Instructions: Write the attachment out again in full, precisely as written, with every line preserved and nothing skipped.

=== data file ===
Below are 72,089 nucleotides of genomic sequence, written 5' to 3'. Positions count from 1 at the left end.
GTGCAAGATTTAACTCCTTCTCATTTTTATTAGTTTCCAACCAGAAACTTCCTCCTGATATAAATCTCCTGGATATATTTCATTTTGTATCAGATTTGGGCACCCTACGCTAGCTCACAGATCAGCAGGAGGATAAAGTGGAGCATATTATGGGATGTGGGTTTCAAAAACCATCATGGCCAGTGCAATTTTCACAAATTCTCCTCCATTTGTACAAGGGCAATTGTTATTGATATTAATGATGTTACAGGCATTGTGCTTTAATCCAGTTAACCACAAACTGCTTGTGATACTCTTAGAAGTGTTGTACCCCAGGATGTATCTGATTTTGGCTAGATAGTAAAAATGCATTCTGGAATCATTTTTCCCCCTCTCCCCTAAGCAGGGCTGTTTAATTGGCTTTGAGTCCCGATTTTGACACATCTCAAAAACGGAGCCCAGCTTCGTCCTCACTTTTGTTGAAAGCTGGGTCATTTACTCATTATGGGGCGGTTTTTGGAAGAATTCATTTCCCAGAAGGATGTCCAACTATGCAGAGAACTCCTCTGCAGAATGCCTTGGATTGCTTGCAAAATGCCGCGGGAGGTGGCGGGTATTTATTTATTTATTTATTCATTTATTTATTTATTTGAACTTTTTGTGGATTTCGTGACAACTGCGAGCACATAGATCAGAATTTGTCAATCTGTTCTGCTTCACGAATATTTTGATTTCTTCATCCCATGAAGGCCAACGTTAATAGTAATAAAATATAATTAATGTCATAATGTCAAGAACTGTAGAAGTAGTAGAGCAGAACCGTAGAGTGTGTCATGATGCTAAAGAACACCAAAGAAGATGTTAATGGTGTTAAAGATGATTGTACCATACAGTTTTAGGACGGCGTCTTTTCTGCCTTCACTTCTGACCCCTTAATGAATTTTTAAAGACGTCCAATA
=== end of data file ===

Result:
Below are 72,089 nucleotides of genomic sequence, written 5' to 3'. Positions count from 1 at the left end.
GTGCAAGATTTAACTCCTTCTCATTTTTATTAGTTTCCAACCAGAAACTTCCTCCTGATATAAATCTCCTGGATATATTTCATTTTGTATCAGATTTGGGCACCCTACGCTAGCTCACAGATCAGCAGGAGGATAAAGTGGAGCATATTATGGGATGTGGGTTTCAAAAACCATCATGGCCAGTGCAATTTTCACAAATTCTCCTCCATTTGTACAAGGGCAATTGTTATTGATATTAATGATGTTACAGGCATTGTGCTTTAATCCAGTTAACCACAAACTGCTTGTGATACTCTTAGAAGTGTTGTACCCCAGGATGTATCTGATTTTGGCTAGATAGTAAAAATGCATTCTGGAATCATTTTTCCCCCTCTCCCCTAAGCAGGGCTGTTTAATTGGCTTTGAGTCCCGATTTTGACACATCTCAAAAACGGAGCCCAGCTTCGTCCTCACTTTTGTTGAAAGCTGGGTCATTTACTCATTATGGGGCGGTTTTTGGAAGAATTCATTTCCCAGAAGGATGTCCAACTATGCAGAGAACTCCTCTGCAGAATGCCTTGGATTGCTTGCAAAATGCCGCGGGAGGTGGCGGGTATTTATTTATTTATTTATTCATTTATTTATTTATTTGAACTTTTTGTGGATTTCGTGACAACTGCGAGCACATAGATCAGAATTTGTCAATCTGTTCTGCTTCACGAATATTTTGATTTCTTCATCCCATGAAGGCCAACGTTAATAGTAATAAAATATAATTAATGTCATAATGTCAAGAACTGTAGAAGTAGTAGAGCAGAACCGTAGAGTGTGTCATGATGCTAAAGAACACCAAAGAAGATGTTAATGGTGTTAAAGATGATTGTACCATACAGTTTTAGGACGGCGTCTTTTCTGCCTTCACTTCTGACCCCTTAATGAATTTTTAAAGACGTCCAATA